I hope that you have enjoyed spending time with loved ones during this holiday season. This time of year often presents an opportunity for some additional rest and relaxation, but there is always the possibility for activity in the markets—or as was the case the at the end of the year, the government. Friday, December 22, 2017, President Trump signed the 2017 Tax Cuts and Jobs Act into law. Although the depth of detail of this new law may be intimidating, on balance, its passage may provide firmer footing for investors as we begin a new year.
The $1.5 trillion tax cut is a complex, 1,000-page law intended to spur economic activity through a reduction in both individual and corporate tax rates, and simplify the tax code by eliminating or trimming a variety of deductions and exemptions. At a high-level overview:
- The Joint Committee on Taxation suggests the estimated total cost over 10 years will be just over $1 trillion, with the offset of $500 billion in added revenue from an estimated economic growth impact of +0.7% per year over the next 10 years.
- The estimated net tax cuts for individuals total approximately $1.15 trillion, or about 77% of the package, a greater focus on individual tax cuts than the original House bill.
- The estimated net tax cuts for U.S. corporations total around $330 billion, or 23% of the overall package.
The new tax law has important implications for major corporations, small businesses, and individual taxpayers, and is designed to shift the trajectory for economic growth, the federal budget, monetary policy, and perhaps most critically for investors—corporate profits.
There are legitimate concerns that the new law could increase the potential for higher inflation and weigh on the deficit. Yet U.S. consumers may be poised to reap approximately $100 billion in 2018 and $200 billion in 2019 thanks to the individual tax cuts. Meanwhile, U.S. corporations can potentially boost investment from a combination of lower taxes, repatriated profits, and immediate expensing, further supporting economic growth.
Perhaps the biggest immediate takeaway for investors is that the accelerated timeline to pass the law has decreased uncertainty. As a result, individuals and businesses have the opportunity to begin planning around the changes and pulling forward the new law’s impact.
With the new tax law in play, LPL Research is upgrading its projections for 2018 U.S. economic growth to a range of 2.75–3.0% from its original forecast of 2.5%, raising estimates for corporate profits, and consequently increasing its projection for the S&P 500 Index’s price target to a range of 2850–2900 by year-end.* This upgraded S&P 500 target keeps LPL Research’s broad return expectations for 2018 at approximately 10% including dividends, while the Research team maintains a cautious bond market view, due to the greater risk of rising interest rates.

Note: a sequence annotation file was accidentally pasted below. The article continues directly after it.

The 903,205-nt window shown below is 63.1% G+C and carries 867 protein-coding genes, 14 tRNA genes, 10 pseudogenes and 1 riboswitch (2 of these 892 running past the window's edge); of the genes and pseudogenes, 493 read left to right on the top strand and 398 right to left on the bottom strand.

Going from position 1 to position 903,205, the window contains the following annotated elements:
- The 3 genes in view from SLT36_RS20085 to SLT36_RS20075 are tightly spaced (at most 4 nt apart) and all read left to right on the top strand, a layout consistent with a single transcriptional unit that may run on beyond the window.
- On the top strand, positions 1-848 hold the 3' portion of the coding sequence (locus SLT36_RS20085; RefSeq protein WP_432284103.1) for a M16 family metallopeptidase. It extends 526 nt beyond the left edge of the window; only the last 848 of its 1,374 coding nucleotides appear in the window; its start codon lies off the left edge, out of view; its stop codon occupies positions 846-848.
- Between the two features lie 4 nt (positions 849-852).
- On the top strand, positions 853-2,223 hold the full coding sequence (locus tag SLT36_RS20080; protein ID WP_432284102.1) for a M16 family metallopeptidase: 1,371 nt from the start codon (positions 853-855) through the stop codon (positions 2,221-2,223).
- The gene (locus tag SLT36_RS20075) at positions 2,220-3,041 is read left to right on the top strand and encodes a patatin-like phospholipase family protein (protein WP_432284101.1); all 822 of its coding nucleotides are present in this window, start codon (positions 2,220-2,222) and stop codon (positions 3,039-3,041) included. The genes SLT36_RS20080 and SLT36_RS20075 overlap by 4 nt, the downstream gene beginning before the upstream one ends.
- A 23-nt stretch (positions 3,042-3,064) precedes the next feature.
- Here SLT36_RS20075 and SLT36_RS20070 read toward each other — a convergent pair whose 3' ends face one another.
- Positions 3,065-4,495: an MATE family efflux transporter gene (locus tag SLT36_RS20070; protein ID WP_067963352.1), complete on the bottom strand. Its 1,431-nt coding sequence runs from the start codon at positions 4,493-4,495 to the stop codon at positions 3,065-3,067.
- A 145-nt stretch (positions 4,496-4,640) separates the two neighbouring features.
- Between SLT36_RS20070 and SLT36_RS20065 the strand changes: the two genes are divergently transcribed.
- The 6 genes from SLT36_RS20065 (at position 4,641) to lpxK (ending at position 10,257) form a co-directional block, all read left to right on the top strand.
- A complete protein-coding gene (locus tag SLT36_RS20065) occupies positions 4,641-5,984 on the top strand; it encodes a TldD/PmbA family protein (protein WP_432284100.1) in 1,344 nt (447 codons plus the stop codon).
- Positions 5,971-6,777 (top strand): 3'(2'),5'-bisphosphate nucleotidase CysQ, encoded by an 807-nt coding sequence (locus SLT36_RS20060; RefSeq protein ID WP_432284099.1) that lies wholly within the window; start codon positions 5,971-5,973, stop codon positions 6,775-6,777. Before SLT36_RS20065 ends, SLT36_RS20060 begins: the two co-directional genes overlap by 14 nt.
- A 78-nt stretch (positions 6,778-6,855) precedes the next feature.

The new tax law should help provide fiscal support for the economy as monetary support is withdrawn. And although it helps decrease the chance of a recession in 2018 and even in 2019, market volatility may increase from the extraordinarily low levels that persisted in 2017. Nevertheless, for markets and the economy, the new law appears to provide a firmer launching point as we enter the new year.
I wish you a healthy and happy 2018. And as always, I encourage you to contact me with any questions.
*Based on a trailing 12-month price-to-earnings ratio (PE) of 19–20. Forecasts are from our Outlook 2018: Return of the Business Cycle publication.
The opinions voiced in this material are for general information only and are not intended to provide specific advice or recommendations for any individual security. To determine which investment(s) may be appropriate for you, consult your financial advisor prior to investing. All performance referenced is historical and is no guarantee of future results. Indexes are unmanaged and cannot be invested into directly.
This information is not intended to be a substitute for specific individualized tax or legal advice. We suggest that you discuss your specific situation with a qualified tax or legal advisor.
Economic forecasts set forth may not develop as predicted.
The PE ratio (price-to-earnings ratio) is a measure of the price paid for a share relative to the annual net income or profit earned by the firm per share. It is a financial ratio used for valuation: a higher PE ratio means that investors are paying more for each unit of net income, so the stock is more expensive compared to one with lower PE ratio.
The S&P 500 Index is a capitalization-weighted index of 500 stocks designed to measure performance of the broad domestic economy through changes in the aggregate market value of 500 stocks representing all major industries.
Investing in stock includes numerous specific risks including: the fluctuation of dividend, loss of principal and potential illiquidity of the investment in a falling market.
Bonds are subject to market and interest rate risk if sold prior to maturity. Bond and bond mutual fund values and yields will decline as interest rates rise and bonds are subject to availability and change in price.
This research material has been prepared by LPL Financial LLC.
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